Propagation: Let's Cut to the Chase
Propagation is a technique used to grow new plants out of older, healthier ones. As the seasons change, you may want to take cuttings from some of your favorite outdoor plants so that you can grow them inside. Or maybe you want to share your favorite houseplants with a friend. Follow the steps below to learn how easy it can be to multiply your plants.
Choose the correct plant for cuttings
For best results, take cuttings from a healthy parent plant. Avoid plants with disease, fungus, or drooping foliage. Also, make sure that you are taking cuttings from a large enough plant so that the parent plant won’t be harmed by the process.
Prepare a container for your cuttings
Before your cuttings can grow roots, they must be stored in the proper environment. To construct a healthy environment, fill a pot with soilless potting mix. This will create moist conditions and optimal drainage. It is important to avoid standard garden soil due to pathogens that could kill your cutting before it roots.
Cut the plant
It’s time to cut! For the best cuttings, choose new, green, healthy stems that have a node (where a leaf will grow), because this is where the new roots will form. Then, using sterilized scissors, a razor blade, or harvesting shears, cut your stem right below that node. A good cutting should be between 4-6 inches, with at least one node and two leaves.
After the cut
To increase the chances of your cutting growing roots, cut through the middle of the node horizontally. Remove excess leaves so that there’s only 1-2 left on the cutting. Before you plant your cutting, make a hole in your potting mix that is just a bit larger than the diameter of the stem. Finally, add your cutting into the hole and firmly press the potting mix around the base of the stem. If you need to, you can plant more than one cutting in the same pot, but make sure they have adequate space.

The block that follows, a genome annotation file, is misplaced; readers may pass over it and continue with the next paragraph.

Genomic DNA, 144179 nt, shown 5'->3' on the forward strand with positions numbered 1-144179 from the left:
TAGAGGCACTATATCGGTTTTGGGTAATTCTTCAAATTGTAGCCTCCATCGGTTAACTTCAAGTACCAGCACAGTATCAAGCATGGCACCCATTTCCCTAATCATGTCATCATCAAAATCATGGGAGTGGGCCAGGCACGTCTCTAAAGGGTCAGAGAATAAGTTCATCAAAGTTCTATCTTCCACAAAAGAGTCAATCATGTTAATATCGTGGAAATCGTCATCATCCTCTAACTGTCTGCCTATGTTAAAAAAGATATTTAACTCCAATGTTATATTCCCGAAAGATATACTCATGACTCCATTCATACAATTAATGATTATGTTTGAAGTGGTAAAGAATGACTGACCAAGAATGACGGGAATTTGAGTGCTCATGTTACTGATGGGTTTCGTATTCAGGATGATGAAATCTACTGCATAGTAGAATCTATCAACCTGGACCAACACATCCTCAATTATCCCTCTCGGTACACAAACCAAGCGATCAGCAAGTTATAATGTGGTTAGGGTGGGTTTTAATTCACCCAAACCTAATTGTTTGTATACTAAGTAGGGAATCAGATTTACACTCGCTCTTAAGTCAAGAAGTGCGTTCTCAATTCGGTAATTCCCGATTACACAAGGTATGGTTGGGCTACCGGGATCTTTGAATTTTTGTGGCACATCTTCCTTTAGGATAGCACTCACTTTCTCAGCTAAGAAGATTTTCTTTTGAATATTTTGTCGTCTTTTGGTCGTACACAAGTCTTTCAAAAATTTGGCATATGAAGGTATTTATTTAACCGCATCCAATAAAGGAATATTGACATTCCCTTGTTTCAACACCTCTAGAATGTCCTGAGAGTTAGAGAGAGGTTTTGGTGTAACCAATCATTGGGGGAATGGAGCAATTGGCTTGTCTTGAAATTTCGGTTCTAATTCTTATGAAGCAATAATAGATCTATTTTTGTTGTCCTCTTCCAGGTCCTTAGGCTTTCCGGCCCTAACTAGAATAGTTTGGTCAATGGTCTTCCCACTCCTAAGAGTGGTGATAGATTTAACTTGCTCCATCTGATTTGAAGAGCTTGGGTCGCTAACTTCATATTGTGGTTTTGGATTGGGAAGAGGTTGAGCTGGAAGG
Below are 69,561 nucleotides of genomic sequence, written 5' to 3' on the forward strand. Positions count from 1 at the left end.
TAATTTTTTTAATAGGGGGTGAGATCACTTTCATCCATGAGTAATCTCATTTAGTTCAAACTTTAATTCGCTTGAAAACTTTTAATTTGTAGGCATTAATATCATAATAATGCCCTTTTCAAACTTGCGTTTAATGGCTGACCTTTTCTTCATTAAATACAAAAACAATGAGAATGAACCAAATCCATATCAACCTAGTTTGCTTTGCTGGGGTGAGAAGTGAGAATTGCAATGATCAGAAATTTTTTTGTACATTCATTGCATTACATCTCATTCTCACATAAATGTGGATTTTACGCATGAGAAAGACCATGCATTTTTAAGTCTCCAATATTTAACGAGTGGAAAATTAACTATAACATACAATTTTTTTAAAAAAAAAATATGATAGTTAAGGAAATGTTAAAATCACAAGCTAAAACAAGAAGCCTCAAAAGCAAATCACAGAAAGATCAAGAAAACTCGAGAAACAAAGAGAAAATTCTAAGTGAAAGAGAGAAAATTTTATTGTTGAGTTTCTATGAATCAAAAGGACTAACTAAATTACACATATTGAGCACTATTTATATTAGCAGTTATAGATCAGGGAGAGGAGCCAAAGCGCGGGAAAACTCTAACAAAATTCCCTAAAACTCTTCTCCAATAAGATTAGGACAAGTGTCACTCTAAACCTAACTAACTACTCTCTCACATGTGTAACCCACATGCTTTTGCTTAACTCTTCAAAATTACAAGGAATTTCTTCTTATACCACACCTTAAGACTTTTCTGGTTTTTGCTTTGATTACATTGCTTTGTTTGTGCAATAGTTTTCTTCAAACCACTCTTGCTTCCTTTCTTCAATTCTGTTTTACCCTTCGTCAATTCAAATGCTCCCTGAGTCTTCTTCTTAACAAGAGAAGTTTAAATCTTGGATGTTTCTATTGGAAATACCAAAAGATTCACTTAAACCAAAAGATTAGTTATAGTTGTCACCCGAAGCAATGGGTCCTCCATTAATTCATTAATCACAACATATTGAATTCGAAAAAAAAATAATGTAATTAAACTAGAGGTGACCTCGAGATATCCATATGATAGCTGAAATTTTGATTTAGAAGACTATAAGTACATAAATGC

Cover the pot and monitor your cutting
After you plant your cutting, place the pot inside a silicone bag or underneath a glass container. This will hold in heat and keep the humidity level high. Keep the set-up in a warm spot in your house that receives indirect light. Also, remember not to seal the bag completely, or prop the glass container up onto something so it is not laying flat on the table or counter, to avoid fungal rot. While you wait for your cutting to form roots, continue to check for rot and other signs of trouble. For the best results, keep the potting mix moist, but not soaking wet. Once your cutting is rooted, transplant it to its own pot.
Try out our guide and let us know how your propagation process goes. Tag us, DM us, or send us an email with any comments or questions you may have!